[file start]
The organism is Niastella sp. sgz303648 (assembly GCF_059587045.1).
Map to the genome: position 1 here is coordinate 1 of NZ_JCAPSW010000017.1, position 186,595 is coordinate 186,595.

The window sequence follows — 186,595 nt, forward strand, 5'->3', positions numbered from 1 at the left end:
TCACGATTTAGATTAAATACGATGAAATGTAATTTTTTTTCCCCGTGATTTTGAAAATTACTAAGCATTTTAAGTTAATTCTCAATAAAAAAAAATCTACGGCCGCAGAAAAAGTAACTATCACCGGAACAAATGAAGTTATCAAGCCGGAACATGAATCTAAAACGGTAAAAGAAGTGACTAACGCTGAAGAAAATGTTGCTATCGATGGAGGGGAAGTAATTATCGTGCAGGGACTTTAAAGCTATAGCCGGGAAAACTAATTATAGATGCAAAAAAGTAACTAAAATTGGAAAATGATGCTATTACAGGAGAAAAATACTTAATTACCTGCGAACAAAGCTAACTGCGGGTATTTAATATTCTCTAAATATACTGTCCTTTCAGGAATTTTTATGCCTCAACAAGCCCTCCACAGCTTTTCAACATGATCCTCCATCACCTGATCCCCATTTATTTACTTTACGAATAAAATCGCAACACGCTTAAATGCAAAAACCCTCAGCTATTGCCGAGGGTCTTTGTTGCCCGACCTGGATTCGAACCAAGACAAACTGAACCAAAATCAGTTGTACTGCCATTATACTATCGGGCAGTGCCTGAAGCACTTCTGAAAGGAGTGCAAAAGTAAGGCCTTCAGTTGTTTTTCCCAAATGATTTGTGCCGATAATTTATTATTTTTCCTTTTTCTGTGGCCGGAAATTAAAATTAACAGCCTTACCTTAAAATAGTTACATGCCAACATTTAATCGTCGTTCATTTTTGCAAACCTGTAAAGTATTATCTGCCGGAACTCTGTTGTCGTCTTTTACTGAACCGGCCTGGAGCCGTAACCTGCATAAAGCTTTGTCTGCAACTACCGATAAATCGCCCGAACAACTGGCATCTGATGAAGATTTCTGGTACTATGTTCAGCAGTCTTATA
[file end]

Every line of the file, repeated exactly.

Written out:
The organism is Niastella sp. sgz303648 (assembly GCF_059587045.1).
Map to the genome: position 1 here is coordinate 1 of NZ_JCAPSW010000017.1, position 186,595 is coordinate 186,595.

The window sequence follows — 186,595 nt, forward strand, 5'->3', positions numbered from 1 at the left end:
TCACGATTTAGATTAAATACGATGAAATGTAATTTTTTTTCCCCGTGATTTTGAAAATTACTAAGCATTTTAAGTTAATTCTCAATAAAAAAAAATCTACGGCCGCAGAAAAAGTAACTATCACCGGAACAAATGAAGTTATCAAGCCGGAACATGAATCTAAAACGGTAAAAGAAGTGACTAACGCTGAAGAAAATGTTGCTATCGATGGAGGGGAAGTAATTATCGTGCAGGGACTTTAAAGCTATAGCCGGGAAAACTAATTATAGATGCAAAAAAGTAACTAAAATTGGAAAATGATGCTATTACAGGAGAAAAATACTTAATTACCTGCGAACAAAGCTAACTGCGGGTATTTAATATTCTCTAAATATACTGTCCTTTCAGGAATTTTTATGCCTCAACAAGCCCTCCACAGCTTTTCAACATGATCCTCCATCACCTGATCCCCATTTATTTACTTTACGAATAAAATCGCAACACGCTTAAATGCAAAAACCCTCAGCTATTGCCGAGGGTCTTTGTTGCCCGACCTGGATTCGAACCAAGACAAACTGAACCAAAATCAGTTGTACTGCCATTATACTATCGGGCAGTGCCTGAAGCACTTCTGAAAGGAGTGCAAAAGTAAGGCCTTCAGTTGTTTTTCCCAAATGATTTGTGCCGATAATTTATTATTTTTCCTTTTTCTGTGGCCGGAAATTAAAATTAACAGCCTTACCTTAAAATAGTTACATGCCAACATTTAATCGTCGTTCATTTTTGCAAACCTGTAAAGTATTATCTGCCGGAACTCTGTTGTCGTCTTTTACTGAACCGGCCTGGAGCCGTAACCTGCATAAAGCTTTGTCTGCAACTACCGATAAATCGCCCGAACAACTGGCATCTGATGAAGATTTCTGGTACTATGTTCAGCAGTCTTATA